WASHINGTON -- In the ugly war being waged on Wall Street between stocks and bonds, bonds are winning.
Analysts are now convinced that although most of the carnage in the bond market is over, rates are still likely to go higher. Meanwhile, even though companies are turning in glittering third-quarter earnings reports, the prospect of high interest rates and slower earnings growth has kept the stock market in a funk.
Historically, investors get a better return over the long run by buying stocks. But when interest rates start going up, bonds provide stiffer competition for stocks, and that is what is happening now.
Jeffrey Applegate, chief market strategist for CS First Boston, says he does not expect to see any relief for stocks for at least several months.
To analyze the stock market, Applegate looks at a common tool of analysts called the earnings yield on the S&P 500 index, which is calculated by dividing the earnings of all stocks on the index by their price. It is the inverse of the popular price-earnings ratio for stocks.
Currently, Applegate estimates the earnings yield on the S&P 500 index to be around 6.8%. By comparison, risk-free Treasury bills carry a rate of about 6%.
Moreover, many analysts expect short-term rates to go higher through at least the first three months of next year as the Federal Reserve tightens credit. Many are calling for T-bill rates in the range of 6.25% to 6.50%, which would be even more attractive compared with returns on stocks.
Another way of looking at stocks is to measure the dividend yield, or dividends as share of price, of the S&P 500 index. The current yield is around 2.87%, and that, too, is not likely to grow as rapidly as money-market rates over the next few months, says Applegate.
Robert Robbins, chief market strategist for the Robinson-Humphrey Co. in Atlanta, says he has dropped his guarded optimism about stocks and is now mildly bearish. "Interest rates keep on going up, and the technicals of the stock market keep deteriorating," he says.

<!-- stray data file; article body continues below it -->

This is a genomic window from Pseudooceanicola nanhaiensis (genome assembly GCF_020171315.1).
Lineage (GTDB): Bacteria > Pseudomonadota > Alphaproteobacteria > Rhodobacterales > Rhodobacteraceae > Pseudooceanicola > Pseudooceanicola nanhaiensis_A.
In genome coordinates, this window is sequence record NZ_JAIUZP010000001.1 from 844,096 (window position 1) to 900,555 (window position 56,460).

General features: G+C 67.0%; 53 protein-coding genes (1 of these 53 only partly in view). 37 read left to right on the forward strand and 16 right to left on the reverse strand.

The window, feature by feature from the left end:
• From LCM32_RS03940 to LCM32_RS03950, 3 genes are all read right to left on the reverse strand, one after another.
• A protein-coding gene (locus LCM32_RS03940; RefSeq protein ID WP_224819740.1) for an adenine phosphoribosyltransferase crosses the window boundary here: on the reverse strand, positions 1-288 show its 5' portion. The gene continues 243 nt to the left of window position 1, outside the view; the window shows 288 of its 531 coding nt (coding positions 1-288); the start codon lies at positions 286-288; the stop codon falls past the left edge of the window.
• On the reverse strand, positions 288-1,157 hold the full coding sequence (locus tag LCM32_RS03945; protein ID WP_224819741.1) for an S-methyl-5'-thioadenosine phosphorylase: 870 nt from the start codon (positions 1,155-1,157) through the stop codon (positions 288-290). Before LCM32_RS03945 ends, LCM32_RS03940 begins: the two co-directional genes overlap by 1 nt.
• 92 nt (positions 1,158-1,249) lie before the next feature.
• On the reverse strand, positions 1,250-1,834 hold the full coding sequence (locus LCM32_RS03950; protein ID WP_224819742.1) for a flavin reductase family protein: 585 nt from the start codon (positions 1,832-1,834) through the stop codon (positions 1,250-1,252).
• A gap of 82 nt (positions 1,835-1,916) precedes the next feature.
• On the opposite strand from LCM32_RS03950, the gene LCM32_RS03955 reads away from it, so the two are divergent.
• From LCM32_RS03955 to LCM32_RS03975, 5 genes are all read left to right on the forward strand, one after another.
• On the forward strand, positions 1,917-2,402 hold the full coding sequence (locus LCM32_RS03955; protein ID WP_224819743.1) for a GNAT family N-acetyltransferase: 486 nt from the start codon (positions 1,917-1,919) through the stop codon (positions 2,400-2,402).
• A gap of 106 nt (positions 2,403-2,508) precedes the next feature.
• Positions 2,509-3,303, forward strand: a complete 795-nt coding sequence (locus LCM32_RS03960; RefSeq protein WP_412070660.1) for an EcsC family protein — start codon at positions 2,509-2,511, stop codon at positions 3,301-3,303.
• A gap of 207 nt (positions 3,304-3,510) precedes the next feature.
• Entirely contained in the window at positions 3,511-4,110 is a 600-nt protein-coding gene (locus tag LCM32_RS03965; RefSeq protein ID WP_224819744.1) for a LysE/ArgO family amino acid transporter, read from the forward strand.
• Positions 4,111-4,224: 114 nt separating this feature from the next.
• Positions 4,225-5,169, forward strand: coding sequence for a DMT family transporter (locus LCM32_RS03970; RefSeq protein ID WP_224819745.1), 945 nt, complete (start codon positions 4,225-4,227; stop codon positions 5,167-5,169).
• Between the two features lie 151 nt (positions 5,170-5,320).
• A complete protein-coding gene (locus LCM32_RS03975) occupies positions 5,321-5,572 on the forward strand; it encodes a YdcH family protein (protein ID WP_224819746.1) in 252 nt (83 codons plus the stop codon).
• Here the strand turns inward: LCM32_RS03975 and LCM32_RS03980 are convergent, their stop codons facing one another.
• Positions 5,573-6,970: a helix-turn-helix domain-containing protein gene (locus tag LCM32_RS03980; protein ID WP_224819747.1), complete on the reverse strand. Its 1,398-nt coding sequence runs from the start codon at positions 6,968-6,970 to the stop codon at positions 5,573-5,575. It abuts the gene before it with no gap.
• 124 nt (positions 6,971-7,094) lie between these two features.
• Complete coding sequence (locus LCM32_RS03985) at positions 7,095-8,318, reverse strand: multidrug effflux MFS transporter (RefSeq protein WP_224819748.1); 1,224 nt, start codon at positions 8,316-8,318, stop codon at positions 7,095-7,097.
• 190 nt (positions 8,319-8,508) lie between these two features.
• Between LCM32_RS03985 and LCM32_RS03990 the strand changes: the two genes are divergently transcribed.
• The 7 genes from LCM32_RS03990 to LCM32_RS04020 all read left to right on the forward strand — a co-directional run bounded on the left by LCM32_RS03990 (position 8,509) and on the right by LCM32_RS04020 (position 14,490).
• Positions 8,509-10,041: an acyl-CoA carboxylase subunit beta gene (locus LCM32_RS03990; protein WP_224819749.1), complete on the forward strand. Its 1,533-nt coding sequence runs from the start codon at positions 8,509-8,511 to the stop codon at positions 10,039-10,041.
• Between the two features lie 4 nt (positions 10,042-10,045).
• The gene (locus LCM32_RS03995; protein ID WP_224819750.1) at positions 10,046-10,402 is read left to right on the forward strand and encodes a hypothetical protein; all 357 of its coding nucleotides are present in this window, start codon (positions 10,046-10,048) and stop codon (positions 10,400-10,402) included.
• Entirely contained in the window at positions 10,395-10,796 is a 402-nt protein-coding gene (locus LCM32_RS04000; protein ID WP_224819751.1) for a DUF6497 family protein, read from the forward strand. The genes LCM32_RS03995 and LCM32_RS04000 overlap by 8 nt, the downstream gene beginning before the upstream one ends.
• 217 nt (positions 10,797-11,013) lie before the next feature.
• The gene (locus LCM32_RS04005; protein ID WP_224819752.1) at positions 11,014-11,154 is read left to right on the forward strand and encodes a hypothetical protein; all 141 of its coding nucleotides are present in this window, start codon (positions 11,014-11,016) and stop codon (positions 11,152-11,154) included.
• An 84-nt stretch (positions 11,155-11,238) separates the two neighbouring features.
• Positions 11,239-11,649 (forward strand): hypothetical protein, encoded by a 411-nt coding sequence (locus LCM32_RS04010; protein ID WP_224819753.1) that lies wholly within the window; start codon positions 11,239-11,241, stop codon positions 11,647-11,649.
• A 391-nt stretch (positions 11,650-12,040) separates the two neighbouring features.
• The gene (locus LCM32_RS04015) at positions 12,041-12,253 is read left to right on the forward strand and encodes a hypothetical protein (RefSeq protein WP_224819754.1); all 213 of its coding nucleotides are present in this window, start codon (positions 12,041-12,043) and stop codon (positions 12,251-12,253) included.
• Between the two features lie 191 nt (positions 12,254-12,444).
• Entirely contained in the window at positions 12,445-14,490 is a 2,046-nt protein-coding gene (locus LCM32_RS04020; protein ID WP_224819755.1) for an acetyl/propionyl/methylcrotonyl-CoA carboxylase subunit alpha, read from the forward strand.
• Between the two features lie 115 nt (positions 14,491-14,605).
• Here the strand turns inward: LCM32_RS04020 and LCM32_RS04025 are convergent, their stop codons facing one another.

Prices of the Treasury's 30-year bond have taken a beating this year and are now down about 25%, producing a yield of 8%. Robbins says stocks still have not undergone a 10% correction, which is the common measure of a bear market, although they came close with a drop of 9.7% early this year.
In a typical business cycle, bonds bottom out before stocks, Robbins says. But he figures that with a strong economy that has eaten up slack resources and labor, businesses will soon be paying more to produce goods and services. That will hurt the bottom line and shave earnings.
Interest rates have now gotten to the point where a bear market in stocks could be triggered by one big event that significantly worsens the inflation outlook -- and therefore the outlook for interest rates -- analysts at Robinson-Humphrey say.
Robbins says he likes municipal bonds, which can offer a tax-exempt yield of 6.5%, or the equivalent of 10.8% for wealthy investors in the top federal income tax bracket. The comparable return could be even higher for investors able to claim the added state tax exemption on bonds issued in their own state.